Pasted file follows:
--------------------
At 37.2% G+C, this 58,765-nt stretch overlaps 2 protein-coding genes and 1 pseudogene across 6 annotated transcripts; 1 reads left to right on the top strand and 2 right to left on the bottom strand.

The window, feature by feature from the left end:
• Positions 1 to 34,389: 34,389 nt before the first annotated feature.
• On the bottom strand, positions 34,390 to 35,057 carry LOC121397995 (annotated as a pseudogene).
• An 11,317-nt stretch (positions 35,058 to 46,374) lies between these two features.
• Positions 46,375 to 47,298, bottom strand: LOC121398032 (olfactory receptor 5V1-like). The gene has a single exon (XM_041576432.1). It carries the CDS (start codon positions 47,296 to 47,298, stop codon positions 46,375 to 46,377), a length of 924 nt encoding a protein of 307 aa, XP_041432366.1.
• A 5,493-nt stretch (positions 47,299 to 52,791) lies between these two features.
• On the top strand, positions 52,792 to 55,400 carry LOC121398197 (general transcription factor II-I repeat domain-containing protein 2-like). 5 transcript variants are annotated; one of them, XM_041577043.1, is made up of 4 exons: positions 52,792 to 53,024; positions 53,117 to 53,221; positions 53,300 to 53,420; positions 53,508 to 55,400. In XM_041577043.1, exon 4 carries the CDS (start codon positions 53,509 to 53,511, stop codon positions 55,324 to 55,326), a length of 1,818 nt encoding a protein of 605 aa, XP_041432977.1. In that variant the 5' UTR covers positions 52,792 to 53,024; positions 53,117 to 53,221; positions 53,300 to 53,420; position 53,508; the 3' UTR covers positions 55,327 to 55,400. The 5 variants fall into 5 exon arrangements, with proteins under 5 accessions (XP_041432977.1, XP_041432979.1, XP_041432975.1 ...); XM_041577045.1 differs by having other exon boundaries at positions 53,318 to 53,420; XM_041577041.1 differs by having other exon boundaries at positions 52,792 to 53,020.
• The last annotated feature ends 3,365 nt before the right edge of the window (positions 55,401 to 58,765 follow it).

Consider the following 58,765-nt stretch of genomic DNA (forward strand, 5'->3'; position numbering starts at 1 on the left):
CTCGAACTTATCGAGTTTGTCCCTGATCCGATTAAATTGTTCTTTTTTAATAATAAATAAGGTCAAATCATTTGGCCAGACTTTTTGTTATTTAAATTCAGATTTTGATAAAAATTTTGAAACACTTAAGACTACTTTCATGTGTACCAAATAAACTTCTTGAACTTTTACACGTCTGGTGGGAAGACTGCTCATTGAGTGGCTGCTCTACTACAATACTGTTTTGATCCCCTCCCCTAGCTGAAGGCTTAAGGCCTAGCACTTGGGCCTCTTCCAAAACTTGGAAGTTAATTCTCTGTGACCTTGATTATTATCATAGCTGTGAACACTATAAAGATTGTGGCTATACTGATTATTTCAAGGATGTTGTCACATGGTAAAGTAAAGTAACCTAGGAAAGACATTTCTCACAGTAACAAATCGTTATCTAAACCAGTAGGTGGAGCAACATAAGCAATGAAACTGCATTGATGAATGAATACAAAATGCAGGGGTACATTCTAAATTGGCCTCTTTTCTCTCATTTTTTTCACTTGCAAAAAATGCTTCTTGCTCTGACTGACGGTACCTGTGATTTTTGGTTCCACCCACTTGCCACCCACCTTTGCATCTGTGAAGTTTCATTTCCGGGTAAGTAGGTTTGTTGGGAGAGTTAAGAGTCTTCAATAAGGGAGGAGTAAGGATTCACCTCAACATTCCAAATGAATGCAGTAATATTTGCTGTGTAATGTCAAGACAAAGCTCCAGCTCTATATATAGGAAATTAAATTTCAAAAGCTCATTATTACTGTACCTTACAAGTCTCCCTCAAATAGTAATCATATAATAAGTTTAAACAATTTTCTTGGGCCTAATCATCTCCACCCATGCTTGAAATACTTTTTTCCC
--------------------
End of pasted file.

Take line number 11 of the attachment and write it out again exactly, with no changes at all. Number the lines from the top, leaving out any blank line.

CTCGAACTTATCGAGTTTGTCCCTGATCCGATTAAATTGTTCTTTTTTAATAATAAATAAGGTCAAATCATTTGGCCAGACTTTTTGTTATTTAAATTCAGATTTTGATAAAAATTTTGAAACACTTAAGACTACTTTCATGTGTACCAAATAAACTTCTTGAACTTTTACACGTCTGGTGGGAAGACTGCTCATTGAGTGGCTGCTCTACTACAATACTGTTTTGATCCCCTCCCCTAGCTGAAGGCTTAAGGCCTAGCACTTGGGCCTCTTCCAAAACTTGGAAGTTAATTCTCTGTGACCTTGATTATTATCATAGCTGTGAACACTATAAAGATTGTGGCTATACTGATTATTTCAAGGATGTTGTCACATGGTAAAGTAAAGTAACCTAGGAAAGACATTTCTCACAGTAACAAATCGTTATCTAAACCAGTAGGTGGAGCAACATAAGCAATGAAACTGCATTGATGAATGAATACAAAATGCAGGGGTACATTCTAAATTGGCCTCTTTTCTCTCATTTTTTTCACTTGCAAAAAATGCTTCTTGCTCTGACTGACGGTACCTGTGATTTTTGGTTCCACCCACTTGCCACCCACCTTTGCATCTGTGAAGTTTCATTTCCGGGTAAGTAGGTTTGTTGGGAGAGTTAAGAGTCTTCAATAAGGGAGGAGTAAGGATTCACCTCAACATTCCAAATGAATGCAGTAATATTTGCTGTGTAATGTCAAGACAAAGCTCCAGCTCTATATATAGGAAATTAAATTTCAAAAGCTCATTATTACTGTACCTTACAAGTCTCCCTCAAATAGTAATCATATAATAAGTTTAAACAATTTTCTTGGGCCTAATCATCTCCACCCATGCTTGAAATACTTTTTTCCC